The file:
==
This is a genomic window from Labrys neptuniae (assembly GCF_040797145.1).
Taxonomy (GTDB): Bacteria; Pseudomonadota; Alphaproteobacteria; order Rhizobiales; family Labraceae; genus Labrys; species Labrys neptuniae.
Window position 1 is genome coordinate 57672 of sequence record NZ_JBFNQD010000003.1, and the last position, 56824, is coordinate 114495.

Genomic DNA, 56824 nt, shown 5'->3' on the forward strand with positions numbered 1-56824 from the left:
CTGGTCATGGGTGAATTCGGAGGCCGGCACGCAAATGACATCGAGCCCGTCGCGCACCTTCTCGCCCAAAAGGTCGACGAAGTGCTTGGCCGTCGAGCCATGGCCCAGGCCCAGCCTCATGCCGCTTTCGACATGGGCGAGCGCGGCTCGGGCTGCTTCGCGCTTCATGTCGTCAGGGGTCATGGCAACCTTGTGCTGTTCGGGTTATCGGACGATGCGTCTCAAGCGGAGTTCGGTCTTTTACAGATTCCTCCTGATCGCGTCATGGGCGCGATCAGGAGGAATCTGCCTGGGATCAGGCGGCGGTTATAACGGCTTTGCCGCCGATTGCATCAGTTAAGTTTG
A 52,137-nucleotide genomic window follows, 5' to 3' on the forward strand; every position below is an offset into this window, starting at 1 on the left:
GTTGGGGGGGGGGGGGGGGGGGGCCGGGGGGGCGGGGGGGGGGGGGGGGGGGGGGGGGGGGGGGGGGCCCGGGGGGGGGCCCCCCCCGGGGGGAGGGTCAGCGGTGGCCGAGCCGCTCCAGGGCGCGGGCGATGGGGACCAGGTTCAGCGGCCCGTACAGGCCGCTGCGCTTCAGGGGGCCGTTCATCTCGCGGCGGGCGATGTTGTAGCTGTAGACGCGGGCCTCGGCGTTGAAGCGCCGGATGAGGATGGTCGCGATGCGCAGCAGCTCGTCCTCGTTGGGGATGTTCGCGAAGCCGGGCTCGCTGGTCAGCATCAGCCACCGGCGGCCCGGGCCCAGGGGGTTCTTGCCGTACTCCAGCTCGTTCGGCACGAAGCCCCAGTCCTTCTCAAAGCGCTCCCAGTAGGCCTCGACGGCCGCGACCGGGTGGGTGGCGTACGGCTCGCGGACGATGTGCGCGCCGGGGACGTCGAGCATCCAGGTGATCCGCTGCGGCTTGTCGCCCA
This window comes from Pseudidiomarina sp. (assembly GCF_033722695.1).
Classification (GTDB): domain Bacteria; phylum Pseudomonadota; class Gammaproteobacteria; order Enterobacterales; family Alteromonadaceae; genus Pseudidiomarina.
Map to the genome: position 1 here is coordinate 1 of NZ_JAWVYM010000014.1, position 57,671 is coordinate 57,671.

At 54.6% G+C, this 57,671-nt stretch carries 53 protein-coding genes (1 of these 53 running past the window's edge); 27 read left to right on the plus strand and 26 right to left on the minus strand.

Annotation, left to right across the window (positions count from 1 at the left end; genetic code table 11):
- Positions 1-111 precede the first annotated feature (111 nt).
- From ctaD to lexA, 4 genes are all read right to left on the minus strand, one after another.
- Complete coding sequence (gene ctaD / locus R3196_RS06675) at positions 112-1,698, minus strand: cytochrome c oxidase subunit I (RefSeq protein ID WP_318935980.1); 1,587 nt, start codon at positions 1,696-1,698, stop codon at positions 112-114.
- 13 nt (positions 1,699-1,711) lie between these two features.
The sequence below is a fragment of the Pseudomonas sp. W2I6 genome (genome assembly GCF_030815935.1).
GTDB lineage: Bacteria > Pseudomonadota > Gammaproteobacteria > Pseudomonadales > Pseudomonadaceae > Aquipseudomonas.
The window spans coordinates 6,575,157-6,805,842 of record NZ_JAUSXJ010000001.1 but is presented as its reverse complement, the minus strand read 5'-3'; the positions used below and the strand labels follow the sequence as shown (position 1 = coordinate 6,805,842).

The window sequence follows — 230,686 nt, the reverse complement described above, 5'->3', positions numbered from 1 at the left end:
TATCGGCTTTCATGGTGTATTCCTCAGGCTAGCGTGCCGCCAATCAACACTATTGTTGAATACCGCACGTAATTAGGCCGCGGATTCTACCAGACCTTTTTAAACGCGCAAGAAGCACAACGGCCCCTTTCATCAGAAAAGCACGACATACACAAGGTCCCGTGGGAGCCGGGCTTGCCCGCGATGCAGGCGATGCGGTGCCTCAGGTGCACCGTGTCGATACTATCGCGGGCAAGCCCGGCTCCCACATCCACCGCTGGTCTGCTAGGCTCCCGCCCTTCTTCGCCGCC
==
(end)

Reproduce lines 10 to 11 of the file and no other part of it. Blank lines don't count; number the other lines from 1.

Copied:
Map to the genome: position 1 here is coordinate 1 of NZ_JAWVYM010000014.1, position 57,671 is coordinate 57,671.

At 54.6% G+C, this 57,671-nt stretch carries 53 protein-coding genes (1 of these 53 running past the window's edge); 27 read left to right on the plus strand and 26 right to left on the minus strand.